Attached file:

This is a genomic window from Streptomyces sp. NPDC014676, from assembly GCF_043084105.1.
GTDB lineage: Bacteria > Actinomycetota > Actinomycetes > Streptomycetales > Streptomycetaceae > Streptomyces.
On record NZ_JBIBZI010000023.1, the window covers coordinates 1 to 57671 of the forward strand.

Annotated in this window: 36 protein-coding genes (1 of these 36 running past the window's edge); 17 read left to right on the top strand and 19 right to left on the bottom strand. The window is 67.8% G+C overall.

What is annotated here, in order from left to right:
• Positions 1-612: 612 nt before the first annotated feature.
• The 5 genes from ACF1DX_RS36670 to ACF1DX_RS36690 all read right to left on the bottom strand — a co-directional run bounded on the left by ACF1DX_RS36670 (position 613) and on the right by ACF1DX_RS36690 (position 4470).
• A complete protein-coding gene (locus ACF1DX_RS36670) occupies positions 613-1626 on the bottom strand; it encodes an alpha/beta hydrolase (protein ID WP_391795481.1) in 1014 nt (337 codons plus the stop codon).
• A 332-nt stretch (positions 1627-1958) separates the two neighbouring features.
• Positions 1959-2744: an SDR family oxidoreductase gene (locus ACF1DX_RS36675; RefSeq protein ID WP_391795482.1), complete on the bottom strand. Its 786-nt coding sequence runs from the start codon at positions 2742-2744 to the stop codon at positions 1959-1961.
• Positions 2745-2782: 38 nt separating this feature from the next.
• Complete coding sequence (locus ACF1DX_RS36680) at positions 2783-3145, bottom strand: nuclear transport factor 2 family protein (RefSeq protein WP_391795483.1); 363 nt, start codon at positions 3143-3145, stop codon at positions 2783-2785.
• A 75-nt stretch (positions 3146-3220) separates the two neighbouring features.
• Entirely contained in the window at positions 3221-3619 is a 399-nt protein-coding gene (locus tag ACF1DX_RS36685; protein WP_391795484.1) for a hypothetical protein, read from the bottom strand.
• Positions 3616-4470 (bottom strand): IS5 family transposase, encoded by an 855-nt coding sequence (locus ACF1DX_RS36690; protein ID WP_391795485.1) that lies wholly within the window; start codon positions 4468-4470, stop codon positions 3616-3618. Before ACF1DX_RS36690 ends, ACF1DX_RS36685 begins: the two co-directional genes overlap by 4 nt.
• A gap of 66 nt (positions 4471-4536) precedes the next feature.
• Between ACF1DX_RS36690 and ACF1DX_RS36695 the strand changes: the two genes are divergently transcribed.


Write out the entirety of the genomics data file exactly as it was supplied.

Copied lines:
This is a genomic window from Streptomyces sp. NPDC014676, from assembly GCF_043084105.1.
GTDB lineage: Bacteria > Actinomycetota > Actinomycetes > Streptomycetales > Streptomycetaceae > Streptomyces.
On record NZ_JBIBZI010000023.1, the window covers coordinates 1 to 57671 of the forward strand.

Annotated in this window: 36 protein-coding genes (1 of these 36 running past the window's edge); 17 read left to right on the top strand and 19 right to left on the bottom strand. The window is 67.8% G+C overall.

What is annotated here, in order from left to right:
• Positions 1-612: 612 nt before the first annotated feature.
• The 5 genes from ACF1DX_RS36670 to ACF1DX_RS36690 all read right to left on the bottom strand — a co-directional run bounded on the left by ACF1DX_RS36670 (position 613) and on the right by ACF1DX_RS36690 (position 4470).
• A complete protein-coding gene (locus ACF1DX_RS36670) occupies positions 613-1626 on the bottom strand; it encodes an alpha/beta hydrolase (protein ID WP_391795481.1) in 1014 nt (337 codons plus the stop codon).
• A 332-nt stretch (positions 1627-1958) separates the two neighbouring features.
• Positions 1959-2744: an SDR family oxidoreductase gene (locus ACF1DX_RS36675; RefSeq protein ID WP_391795482.1), complete on the bottom strand. Its 786-nt coding sequence runs from the start codon at positions 2742-2744 to the stop codon at positions 1959-1961.
• Positions 2745-2782: 38 nt separating this feature from the next.
• Complete coding sequence (locus ACF1DX_RS36680) at positions 2783-3145, bottom strand: nuclear transport factor 2 family protein (RefSeq protein WP_391795483.1); 363 nt, start codon at positions 3143-3145, stop codon at positions 2783-2785.
• A 75-nt stretch (positions 3146-3220) separates the two neighbouring features.
• Entirely contained in the window at positions 3221-3619 is a 399-nt protein-coding gene (locus tag ACF1DX_RS36685; protein WP_391795484.1) for a hypothetical protein, read from the bottom strand.
• Positions 3616-4470 (bottom strand): IS5 family transposase, encoded by an 855-nt coding sequence (locus ACF1DX_RS36690; protein ID WP_391795485.1) that lies wholly within the window; start codon positions 4468-4470, stop codon positions 3616-3618. Before ACF1DX_RS36690 ends, ACF1DX_RS36685 begins: the two co-directional genes overlap by 4 nt.
• A gap of 66 nt (positions 4471-4536) precedes the next feature.
• Between ACF1DX_RS36690 and ACF1DX_RS36695 the strand changes: the two genes are divergently transcribed.